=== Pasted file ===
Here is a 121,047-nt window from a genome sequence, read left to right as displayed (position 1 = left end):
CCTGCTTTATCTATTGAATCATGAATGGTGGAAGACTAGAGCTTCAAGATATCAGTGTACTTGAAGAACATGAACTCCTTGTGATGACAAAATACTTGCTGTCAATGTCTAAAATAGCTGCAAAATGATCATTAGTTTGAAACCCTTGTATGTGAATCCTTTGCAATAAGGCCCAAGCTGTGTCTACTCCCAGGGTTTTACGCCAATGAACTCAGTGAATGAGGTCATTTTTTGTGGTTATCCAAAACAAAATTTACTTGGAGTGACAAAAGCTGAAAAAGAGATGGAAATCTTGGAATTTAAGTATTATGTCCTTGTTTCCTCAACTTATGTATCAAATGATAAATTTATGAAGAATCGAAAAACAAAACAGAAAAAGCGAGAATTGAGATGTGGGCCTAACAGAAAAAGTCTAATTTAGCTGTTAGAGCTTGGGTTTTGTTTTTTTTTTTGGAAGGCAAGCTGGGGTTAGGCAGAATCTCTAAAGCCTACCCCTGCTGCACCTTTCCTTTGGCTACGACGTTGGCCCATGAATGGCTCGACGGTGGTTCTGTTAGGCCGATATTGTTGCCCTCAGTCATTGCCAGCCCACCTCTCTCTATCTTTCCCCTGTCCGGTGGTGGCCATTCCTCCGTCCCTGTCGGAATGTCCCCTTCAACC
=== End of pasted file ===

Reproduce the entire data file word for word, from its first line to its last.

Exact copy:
Here is a 121,047-nt window from a genome sequence, read left to right as displayed (position 1 = left end):
CCTGCTTTATCTATTGAATCATGAATGGTGGAAGACTAGAGCTTCAAGATATCAGTGTACTTGAAGAACATGAACTCCTTGTGATGACAAAATACTTGCTGTCAATGTCTAAAATAGCTGCAAAATGATCATTAGTTTGAAACCCTTGTATGTGAATCCTTTGCAATAAGGCCCAAGCTGTGTCTACTCCCAGGGTTTTACGCCAATGAACTCAGTGAATGAGGTCATTTTTTGTGGTTATCCAAAACAAAATTTACTTGGAGTGACAAAAGCTGAAAAAGAGATGGAAATCTTGGAATTTAAGTATTATGTCCTTGTTTCCTCAACTTATGTATCAAATGATAAATTTATGAAGAATCGAAAAACAAAACAGAAAAAGCGAGAATTGAGATGTGGGCCTAACAGAAAAAGTCTAATTTAGCTGTTAGAGCTTGGGTTTTGTTTTTTTTTTTGGAAGGCAAGCTGGGGTTAGGCAGAATCTCTAAAGCCTACCCCTGCTGCACCTTTCCTTTGGCTACGACGTTGGCCCATGAATGGCTCGACGGTGGTTCTGTTAGGCCGATATTGTTGCCCTCAGTCATTGCCAGCCCACCTCTCTCTATCTTTCCCCTGTCCGGTGGTGGCCATTCCTCCGTCCCTGTCGGAATGTCCCCTTCAACC